A team of U.S. researchers left on Friday to set up a laboratory at the base of Mount Everest to study the effects of high altitude on humans, which mimic symptoms associated with heart disease, obesity, sleep apnea and aging. 

A group of scientists from the Mayo Clinic in Minnesota says that they plan on monitoring nine climbers of the Everest expedition, sponsored by National Geographic, The North Face, and Montana State University from base camp, the clinic said in a press release.

"We're studying the effects of extreme altitude on healthy, active individuals as well as these extreme athletes because what they experience mimics aspects of heart disease," lead researcher Dr. Bruce Johnson said in the statement. 

Johnson told The Minneapolis Star Tribune that his team will assemble a remote laboratory that will enable them to observe the effects of altitude on healthy bodies, and to help scientists understand conditions like pulmonary edema, which affects both mountain climbers and heart patients.

All nine climbers will be fitted with equipment like a special watch and an arm band that will enable their bodies to be monitored at base camp. The watch measures the climbers’ blood oxygen level and the arm band will monitor energy expenditure and calories burnt.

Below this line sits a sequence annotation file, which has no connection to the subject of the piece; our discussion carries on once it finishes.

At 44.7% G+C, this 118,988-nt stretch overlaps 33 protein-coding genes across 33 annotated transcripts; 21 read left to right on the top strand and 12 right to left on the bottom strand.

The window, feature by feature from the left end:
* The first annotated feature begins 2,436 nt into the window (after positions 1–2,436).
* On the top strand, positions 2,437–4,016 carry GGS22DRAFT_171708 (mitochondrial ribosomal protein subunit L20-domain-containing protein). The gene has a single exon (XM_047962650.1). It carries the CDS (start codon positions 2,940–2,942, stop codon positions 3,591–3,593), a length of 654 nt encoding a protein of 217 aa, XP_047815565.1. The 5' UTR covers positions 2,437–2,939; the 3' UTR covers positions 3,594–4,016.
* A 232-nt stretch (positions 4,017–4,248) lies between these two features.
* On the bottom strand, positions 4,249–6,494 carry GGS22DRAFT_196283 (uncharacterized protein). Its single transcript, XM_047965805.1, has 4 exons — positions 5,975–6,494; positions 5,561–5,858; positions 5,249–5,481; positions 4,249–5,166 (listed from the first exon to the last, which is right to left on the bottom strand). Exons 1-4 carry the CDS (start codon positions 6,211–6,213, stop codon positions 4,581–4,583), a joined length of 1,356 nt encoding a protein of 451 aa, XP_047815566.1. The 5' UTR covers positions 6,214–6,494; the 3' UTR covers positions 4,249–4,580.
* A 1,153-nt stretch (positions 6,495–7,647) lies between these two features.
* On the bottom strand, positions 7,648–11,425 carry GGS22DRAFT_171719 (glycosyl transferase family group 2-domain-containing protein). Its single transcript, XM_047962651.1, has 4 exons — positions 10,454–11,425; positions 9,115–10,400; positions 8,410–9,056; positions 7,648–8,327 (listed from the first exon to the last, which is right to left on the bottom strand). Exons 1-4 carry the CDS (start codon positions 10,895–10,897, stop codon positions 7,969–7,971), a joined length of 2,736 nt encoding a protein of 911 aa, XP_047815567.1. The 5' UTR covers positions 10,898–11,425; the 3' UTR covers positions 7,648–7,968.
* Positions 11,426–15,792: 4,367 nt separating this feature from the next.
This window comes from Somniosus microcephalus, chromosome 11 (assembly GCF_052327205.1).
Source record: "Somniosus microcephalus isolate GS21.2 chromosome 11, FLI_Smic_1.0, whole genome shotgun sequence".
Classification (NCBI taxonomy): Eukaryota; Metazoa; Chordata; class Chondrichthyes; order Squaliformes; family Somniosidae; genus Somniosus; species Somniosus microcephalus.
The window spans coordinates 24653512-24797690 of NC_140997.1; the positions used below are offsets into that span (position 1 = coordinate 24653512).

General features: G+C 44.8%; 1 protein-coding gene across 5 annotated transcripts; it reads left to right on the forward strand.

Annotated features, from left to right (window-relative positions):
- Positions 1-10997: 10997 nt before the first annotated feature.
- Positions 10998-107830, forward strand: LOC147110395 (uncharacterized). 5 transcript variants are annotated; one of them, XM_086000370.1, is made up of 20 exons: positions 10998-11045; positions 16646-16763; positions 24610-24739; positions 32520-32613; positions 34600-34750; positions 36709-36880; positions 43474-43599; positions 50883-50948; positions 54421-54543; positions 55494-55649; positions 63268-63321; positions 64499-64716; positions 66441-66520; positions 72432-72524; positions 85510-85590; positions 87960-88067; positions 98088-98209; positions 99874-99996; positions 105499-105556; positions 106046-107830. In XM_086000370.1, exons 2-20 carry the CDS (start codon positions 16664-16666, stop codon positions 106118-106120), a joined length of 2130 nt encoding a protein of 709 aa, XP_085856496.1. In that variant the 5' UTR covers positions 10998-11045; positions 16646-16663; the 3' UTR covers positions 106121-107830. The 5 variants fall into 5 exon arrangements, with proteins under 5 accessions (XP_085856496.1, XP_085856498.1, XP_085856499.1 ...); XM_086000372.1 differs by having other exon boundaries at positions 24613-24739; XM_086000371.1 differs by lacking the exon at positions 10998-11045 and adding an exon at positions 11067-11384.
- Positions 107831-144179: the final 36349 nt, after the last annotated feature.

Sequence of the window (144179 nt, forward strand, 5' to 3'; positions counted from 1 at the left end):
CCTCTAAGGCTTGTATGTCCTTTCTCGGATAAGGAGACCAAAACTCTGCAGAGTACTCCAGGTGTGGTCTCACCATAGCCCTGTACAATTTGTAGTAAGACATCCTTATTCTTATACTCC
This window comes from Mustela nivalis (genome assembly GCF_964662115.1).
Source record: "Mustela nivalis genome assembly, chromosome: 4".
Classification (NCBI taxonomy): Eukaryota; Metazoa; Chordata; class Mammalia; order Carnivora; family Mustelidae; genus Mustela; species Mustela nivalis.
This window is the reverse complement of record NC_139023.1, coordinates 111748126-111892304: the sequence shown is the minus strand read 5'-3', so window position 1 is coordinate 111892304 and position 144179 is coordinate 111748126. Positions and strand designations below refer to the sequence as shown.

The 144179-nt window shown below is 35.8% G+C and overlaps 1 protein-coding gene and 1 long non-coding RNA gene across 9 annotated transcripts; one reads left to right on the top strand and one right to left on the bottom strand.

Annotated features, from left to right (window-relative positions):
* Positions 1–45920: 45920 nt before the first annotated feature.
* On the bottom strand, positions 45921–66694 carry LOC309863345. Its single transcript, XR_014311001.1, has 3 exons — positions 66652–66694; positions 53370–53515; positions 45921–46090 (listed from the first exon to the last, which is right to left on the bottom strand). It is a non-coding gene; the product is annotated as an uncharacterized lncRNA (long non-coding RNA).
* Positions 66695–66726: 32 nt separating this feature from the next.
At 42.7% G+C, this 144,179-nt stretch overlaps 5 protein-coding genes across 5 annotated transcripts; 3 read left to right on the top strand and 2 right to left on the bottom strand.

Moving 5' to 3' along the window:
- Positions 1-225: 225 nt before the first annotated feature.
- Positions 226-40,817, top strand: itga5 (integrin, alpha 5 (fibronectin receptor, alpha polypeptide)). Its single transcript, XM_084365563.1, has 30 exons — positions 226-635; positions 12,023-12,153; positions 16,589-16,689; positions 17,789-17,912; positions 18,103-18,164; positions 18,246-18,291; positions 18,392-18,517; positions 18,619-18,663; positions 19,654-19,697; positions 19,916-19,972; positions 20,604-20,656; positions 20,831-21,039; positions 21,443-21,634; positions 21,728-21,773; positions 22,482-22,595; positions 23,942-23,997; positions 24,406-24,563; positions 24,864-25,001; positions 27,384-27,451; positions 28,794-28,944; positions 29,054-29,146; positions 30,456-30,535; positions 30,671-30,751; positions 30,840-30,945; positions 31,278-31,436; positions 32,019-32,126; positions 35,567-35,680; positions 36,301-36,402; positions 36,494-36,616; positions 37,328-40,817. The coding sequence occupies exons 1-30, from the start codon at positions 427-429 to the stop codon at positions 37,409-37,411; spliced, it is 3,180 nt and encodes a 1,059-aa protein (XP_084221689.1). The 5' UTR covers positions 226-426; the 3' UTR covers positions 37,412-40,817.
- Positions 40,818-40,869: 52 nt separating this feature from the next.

Climbers will also wear the “Mayo platform,” an instrument that fits in the pocket of the climber’s clothing that will measure their cardiovascular activity.

Climbers’ cognitive performance, like their ability to think at high altitude where oxygen levels are low, will also be tested by specially developed video games.

Previous medical research has also been carried out on Mount Everest climbers, and Johnson told Reuters that his team was just adding “some incremental bits of knowledge” to the how the human body works in extreme conditions.

"The study is also very closely associated with the work we do back home with heart patients and patients with lung diseases," Johnson told Reuters.

More than 300 foreign climbers and 400 Sherpa guides have gathered at the base camp at about 17,390 feet to climb the world’s highest peak at 29,035 feet during the current climbing season which started in March.

Scientists will be blogging from base camp for people at home to follow their research.